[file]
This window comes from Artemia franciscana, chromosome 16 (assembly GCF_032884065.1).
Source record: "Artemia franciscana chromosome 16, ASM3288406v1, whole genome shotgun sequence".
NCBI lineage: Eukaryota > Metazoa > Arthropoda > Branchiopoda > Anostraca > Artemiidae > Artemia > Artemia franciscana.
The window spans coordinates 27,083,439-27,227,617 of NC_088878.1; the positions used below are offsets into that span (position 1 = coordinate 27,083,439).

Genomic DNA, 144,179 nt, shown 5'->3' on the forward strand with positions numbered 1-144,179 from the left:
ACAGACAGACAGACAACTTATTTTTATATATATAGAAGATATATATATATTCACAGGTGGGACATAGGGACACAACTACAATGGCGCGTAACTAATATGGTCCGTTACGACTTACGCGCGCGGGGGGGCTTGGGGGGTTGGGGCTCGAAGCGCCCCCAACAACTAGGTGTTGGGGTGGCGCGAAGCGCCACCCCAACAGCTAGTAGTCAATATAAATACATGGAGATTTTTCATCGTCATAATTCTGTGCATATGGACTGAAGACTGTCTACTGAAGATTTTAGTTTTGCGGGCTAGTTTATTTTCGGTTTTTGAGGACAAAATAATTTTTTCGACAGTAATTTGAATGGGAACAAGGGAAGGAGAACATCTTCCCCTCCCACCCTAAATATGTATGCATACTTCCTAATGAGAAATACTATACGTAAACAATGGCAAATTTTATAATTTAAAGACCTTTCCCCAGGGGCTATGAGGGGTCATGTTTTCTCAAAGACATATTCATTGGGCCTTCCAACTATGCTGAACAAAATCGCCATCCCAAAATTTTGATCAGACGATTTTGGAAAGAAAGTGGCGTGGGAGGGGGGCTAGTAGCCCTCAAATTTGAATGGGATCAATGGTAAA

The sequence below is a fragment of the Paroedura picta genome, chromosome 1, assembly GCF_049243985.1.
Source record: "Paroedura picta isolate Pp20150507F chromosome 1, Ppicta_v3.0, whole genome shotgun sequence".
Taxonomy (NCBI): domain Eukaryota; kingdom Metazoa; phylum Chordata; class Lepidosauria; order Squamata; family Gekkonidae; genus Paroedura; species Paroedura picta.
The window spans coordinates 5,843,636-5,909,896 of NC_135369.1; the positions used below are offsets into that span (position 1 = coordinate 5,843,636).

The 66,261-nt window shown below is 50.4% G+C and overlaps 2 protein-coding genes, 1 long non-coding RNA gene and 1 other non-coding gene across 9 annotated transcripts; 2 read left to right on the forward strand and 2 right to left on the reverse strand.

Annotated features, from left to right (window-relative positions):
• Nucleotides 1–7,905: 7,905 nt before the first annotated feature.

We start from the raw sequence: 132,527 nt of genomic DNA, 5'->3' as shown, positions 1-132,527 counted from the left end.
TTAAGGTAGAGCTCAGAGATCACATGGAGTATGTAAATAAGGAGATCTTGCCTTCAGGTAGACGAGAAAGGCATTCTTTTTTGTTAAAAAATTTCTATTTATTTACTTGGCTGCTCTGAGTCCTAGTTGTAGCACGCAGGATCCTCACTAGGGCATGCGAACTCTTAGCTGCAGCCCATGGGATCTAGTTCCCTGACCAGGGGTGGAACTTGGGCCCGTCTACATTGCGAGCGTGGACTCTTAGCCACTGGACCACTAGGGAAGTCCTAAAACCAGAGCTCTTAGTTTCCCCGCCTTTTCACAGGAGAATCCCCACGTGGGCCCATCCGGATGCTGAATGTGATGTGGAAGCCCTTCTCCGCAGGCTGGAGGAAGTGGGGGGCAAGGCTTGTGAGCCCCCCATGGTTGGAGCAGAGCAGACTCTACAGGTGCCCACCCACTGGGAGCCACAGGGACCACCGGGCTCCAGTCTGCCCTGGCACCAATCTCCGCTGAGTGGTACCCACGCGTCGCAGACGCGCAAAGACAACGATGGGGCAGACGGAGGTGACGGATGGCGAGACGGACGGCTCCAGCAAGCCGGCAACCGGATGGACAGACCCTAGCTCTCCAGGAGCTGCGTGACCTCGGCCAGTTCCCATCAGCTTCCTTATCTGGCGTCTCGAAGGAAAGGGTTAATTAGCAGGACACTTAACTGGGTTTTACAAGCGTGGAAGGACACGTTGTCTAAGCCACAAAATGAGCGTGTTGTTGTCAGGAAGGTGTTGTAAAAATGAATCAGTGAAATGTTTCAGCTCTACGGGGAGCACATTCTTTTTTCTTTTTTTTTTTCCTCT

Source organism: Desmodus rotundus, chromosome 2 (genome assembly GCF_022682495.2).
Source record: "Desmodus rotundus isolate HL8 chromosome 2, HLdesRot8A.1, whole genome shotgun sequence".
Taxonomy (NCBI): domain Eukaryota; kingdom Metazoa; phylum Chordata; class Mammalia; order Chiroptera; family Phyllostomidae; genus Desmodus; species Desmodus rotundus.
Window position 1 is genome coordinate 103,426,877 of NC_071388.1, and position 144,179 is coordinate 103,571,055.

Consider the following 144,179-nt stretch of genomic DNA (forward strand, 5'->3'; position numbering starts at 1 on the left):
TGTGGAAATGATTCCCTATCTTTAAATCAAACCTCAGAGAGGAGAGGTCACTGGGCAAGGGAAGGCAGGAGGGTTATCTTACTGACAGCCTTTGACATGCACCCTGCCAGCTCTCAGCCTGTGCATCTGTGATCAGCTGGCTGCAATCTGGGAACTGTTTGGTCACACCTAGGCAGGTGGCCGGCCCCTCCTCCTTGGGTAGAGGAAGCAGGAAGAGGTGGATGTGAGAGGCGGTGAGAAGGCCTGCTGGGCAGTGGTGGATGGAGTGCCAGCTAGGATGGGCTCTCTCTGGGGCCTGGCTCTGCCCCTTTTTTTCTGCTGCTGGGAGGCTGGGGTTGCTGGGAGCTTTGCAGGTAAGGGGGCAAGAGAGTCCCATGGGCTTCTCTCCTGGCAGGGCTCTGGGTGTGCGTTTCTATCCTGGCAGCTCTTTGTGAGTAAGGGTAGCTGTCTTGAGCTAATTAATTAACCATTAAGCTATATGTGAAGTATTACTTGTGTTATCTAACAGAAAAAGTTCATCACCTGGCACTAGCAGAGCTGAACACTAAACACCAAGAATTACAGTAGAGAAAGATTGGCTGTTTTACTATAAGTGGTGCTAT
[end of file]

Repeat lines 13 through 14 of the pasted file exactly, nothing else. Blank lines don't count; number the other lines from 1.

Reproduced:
• Nucleotides 1–7,905: 7,905 nt before the first annotated feature.

We start from the raw sequence: 132,527 nt of genomic DNA, 5'->3' as shown, positions 1-132,527 counted from the left end.